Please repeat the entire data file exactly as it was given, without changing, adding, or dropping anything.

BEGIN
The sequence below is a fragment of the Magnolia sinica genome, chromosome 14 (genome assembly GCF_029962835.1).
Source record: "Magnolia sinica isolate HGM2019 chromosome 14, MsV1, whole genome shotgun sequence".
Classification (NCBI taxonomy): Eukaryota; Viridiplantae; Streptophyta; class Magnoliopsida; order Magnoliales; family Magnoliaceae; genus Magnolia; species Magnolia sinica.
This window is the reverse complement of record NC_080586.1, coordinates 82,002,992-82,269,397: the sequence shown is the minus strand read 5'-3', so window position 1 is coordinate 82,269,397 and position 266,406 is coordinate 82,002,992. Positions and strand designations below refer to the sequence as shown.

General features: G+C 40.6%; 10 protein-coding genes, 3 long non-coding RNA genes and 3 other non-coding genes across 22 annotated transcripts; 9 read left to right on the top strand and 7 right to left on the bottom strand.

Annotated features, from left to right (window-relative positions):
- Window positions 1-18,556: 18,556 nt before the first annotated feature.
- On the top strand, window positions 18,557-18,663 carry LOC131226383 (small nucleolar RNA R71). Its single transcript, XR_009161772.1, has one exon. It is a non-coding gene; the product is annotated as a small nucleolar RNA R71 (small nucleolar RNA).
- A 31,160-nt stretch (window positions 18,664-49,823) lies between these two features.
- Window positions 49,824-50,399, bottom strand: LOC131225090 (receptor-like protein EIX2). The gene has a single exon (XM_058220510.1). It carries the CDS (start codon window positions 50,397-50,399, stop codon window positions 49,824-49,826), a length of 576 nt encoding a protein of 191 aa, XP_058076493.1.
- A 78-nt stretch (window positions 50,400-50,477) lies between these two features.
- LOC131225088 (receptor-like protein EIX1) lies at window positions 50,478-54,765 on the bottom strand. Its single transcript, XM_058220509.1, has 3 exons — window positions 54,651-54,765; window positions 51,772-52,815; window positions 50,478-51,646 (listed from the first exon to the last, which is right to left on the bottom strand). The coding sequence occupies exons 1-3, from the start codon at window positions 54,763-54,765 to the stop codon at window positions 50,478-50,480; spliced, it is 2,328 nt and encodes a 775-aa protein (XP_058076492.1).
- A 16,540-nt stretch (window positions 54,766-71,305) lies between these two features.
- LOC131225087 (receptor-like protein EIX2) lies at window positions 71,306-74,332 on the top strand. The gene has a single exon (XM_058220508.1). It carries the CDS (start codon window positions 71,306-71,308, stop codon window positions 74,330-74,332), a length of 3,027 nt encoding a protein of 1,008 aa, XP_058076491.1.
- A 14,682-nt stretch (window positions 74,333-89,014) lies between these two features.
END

The sequence below is a fragment of the Magnolia sinica genome, chromosome 14 (genome assembly GCF_029962835.1).
Source record: "Magnolia sinica isolate HGM2019 chromosome 14, MsV1, whole genome shotgun sequence".
Classification (NCBI taxonomy): Eukaryota; Viridiplantae; Streptophyta; class Magnoliopsida; order Magnoliales; family Magnoliaceae; genus Magnolia; species Magnolia sinica.
This window is the reverse complement of record NC_080586.1, coordinates 82,002,992-82,269,397: the sequence shown is the minus strand read 5'-3', so window position 1 is coordinate 82,269,397 and position 266,406 is coordinate 82,002,992. Positions and strand designations below refer to the sequence as shown.

General features: G+C 40.6%; 10 protein-coding genes, 3 long non-coding RNA genes and 3 other non-coding genes across 22 annotated transcripts; 9 read left to right on the top strand and 7 right to left on the bottom strand.

Annotated features, from left to right (window-relative positions):
- Window positions 1-18,556: 18,556 nt before the first annotated feature.
- On the top strand, window positions 18,557-18,663 carry LOC131226383 (small nucleolar RNA R71). Its single transcript, XR_009161772.1, has one exon. It is a non-coding gene; the product is annotated as a small nucleolar RNA R71 (small nucleolar RNA).
- A 31,160-nt stretch (window positions 18,664-49,823) lies between these two features.
- Window positions 49,824-50,399, bottom strand: LOC131225090 (receptor-like protein EIX2). The gene has a single exon (XM_058220510.1). It carries the CDS (start codon window positions 50,397-50,399, stop codon window positions 49,824-49,826), a length of 576 nt encoding a protein of 191 aa, XP_058076493.1.
- A 78-nt stretch (window positions 50,400-50,477) lies between these two features.
- LOC131225088 (receptor-like protein EIX1) lies at window positions 50,478-54,765 on the bottom strand. Its single transcript, XM_058220509.1, has 3 exons — window positions 54,651-54,765; window positions 51,772-52,815; window positions 50,478-51,646 (listed from the first exon to the last, which is right to left on the bottom strand). The coding sequence occupies exons 1-3, from the start codon at window positions 54,763-54,765 to the stop codon at window positions 50,478-50,480; spliced, it is 2,328 nt and encodes a 775-aa protein (XP_058076492.1).
- A 16,540-nt stretch (window positions 54,766-71,305) lies between these two features.
- LOC131225087 (receptor-like protein EIX2) lies at window positions 71,306-74,332 on the top strand. The gene has a single exon (XM_058220508.1). It carries the CDS (start codon window positions 71,306-71,308, stop codon window positions 74,330-74,332), a length of 3,027 nt encoding a protein of 1,008 aa, XP_058076491.1.
- A 14,682-nt stretch (window positions 74,333-89,014) lies between these two features.